Socio-economic disadvantage accounts for some variation in science performance, but not all – and it doesn’t have to be this way

The Organisation for Economic Co-operation and Development (OECD) report on Equity in Education, released in October 2018, analyses educational performance in different countries based on results of the Program for International Student Assessment (PISA) 2015. The country notes for the UK highlight the key findings, particularly the existing disparities in academic performance between advantaged and disadvantaged students.

Key findings for the UK

In general, advantaged children perform much better than disadvantaged children. The report states that socio-economic status accounted for about 11% of the variation in students’ science performance in the UK, below the OECD average (13%). However, this should not be taken as good performance. In Norway and Estonia, for example, students’ socio-economic status accounts for only 8% of the variations in science performance, and unlike the UK, most countries in the report have shown improvements in equity when it comes to science performance.

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PISA 2015 assessed three core cognitive domains: mathematics, science and reading. Across all countries in the report, advantaged students performed better in all three domains than disadvantaged students, revealing the strong influence of socio-economic status on student achievement globally. However, the size of the gap in performance varies greatly, and some countries, such as Estonia, have managed to reduce the gap in equity in cognitive performance significantly since the last PISA in 2006. Unfortunately, this cannot be said for the UK.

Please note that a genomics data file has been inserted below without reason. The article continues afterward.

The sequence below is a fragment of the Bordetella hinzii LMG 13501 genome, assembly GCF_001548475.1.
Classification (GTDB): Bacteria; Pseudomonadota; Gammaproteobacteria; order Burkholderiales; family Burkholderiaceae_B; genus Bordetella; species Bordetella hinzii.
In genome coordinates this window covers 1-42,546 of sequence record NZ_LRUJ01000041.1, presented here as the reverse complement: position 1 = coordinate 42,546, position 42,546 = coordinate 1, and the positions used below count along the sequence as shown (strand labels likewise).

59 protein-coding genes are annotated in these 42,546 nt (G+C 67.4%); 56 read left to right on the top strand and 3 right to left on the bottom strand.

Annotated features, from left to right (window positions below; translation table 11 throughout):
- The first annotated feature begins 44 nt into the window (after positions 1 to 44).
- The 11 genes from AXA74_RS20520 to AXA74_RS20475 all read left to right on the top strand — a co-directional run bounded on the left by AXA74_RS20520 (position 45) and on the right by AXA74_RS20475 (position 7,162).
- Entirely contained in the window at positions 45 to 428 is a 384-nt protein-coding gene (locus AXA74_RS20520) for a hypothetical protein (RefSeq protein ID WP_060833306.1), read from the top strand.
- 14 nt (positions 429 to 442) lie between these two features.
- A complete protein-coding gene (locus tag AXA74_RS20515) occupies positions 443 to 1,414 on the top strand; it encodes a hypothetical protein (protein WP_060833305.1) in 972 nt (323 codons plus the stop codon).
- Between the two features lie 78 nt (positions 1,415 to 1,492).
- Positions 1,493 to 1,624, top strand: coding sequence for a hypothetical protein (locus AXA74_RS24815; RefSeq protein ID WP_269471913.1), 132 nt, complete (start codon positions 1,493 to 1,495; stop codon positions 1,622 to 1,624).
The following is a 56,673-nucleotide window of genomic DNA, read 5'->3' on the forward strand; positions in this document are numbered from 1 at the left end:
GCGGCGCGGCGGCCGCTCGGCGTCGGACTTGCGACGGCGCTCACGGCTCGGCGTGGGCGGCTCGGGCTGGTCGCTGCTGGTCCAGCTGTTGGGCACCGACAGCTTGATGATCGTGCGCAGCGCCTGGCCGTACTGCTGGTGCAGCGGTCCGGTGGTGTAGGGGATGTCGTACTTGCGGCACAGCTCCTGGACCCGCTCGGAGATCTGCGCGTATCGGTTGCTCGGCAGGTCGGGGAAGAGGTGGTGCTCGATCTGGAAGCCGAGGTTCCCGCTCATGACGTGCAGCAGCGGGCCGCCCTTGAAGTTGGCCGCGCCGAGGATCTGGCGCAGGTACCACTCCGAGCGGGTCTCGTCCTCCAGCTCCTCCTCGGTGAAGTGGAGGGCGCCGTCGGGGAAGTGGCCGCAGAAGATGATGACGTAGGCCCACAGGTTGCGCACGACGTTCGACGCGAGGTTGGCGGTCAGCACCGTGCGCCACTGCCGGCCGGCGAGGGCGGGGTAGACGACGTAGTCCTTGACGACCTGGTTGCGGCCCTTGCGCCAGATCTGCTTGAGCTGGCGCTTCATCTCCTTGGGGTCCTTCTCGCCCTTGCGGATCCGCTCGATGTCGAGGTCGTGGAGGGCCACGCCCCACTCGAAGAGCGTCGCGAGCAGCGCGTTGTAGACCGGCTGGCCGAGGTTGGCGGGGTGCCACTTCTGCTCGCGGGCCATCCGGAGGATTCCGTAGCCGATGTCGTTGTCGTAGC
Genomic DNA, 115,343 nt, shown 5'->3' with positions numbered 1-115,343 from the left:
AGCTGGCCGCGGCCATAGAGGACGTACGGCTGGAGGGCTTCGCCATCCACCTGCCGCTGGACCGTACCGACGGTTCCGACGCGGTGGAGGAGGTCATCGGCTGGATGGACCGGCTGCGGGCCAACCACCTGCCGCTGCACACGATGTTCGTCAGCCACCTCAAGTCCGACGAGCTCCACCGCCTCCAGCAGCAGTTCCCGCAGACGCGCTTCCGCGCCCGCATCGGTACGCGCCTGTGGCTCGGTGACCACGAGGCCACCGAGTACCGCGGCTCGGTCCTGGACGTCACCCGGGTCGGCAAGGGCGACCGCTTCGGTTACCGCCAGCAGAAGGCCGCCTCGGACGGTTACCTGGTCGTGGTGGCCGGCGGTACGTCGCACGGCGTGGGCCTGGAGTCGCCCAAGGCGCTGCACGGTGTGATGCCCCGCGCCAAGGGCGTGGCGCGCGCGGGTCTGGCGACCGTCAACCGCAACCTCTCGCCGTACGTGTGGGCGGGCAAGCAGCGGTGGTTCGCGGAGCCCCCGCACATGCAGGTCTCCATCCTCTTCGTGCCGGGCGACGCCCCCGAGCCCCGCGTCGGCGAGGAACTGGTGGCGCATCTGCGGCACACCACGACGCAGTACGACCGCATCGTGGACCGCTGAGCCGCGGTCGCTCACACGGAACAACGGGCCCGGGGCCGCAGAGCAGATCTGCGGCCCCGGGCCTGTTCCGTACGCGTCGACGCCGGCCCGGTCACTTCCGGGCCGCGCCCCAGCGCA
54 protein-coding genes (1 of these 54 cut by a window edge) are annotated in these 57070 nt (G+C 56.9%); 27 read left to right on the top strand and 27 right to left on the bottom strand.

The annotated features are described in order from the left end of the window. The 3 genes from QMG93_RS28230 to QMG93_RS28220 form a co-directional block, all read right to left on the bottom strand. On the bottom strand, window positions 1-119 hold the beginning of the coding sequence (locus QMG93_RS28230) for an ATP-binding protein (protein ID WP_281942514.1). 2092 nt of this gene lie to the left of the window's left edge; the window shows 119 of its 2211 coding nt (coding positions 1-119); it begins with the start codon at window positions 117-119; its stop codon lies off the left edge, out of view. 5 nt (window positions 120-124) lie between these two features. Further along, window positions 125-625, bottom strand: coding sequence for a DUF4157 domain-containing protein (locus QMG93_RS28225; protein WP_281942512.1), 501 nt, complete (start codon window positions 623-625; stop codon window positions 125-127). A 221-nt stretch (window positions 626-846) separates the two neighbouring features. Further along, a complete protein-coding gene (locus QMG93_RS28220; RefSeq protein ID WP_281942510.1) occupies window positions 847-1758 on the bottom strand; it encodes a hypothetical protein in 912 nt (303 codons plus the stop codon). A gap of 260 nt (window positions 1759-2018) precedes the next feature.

The OECD average for variations in student performance accounted for by socio-economic status declined from 14.4% in PISA 2006 to 12.9% in 2015. This is considered statistically significant and indicates that the influence of socio-economic background on students’ achievement can be reduced through improvements in educational support for disadvantaged students. Indeed, 11 countries demonstrated improvements in equity in science performance without reducing the average performance for top-performing students, showing that equity can be improved without compromising the performance of top students.

Advantaged students were found to have a stronger sense of belonging (77% average) than disadvantaged students (69% average). In the UK, 65% of disadvantaged students felt they belong at school, below the OECD average. However, the UK scored above the OECD average in overall levels of science self-efficacy, which is a measure of students’ belief that they can perform well in science. The UK and 14 other countries managed to narrow the socio-economic gap in the index of science self-efficacy..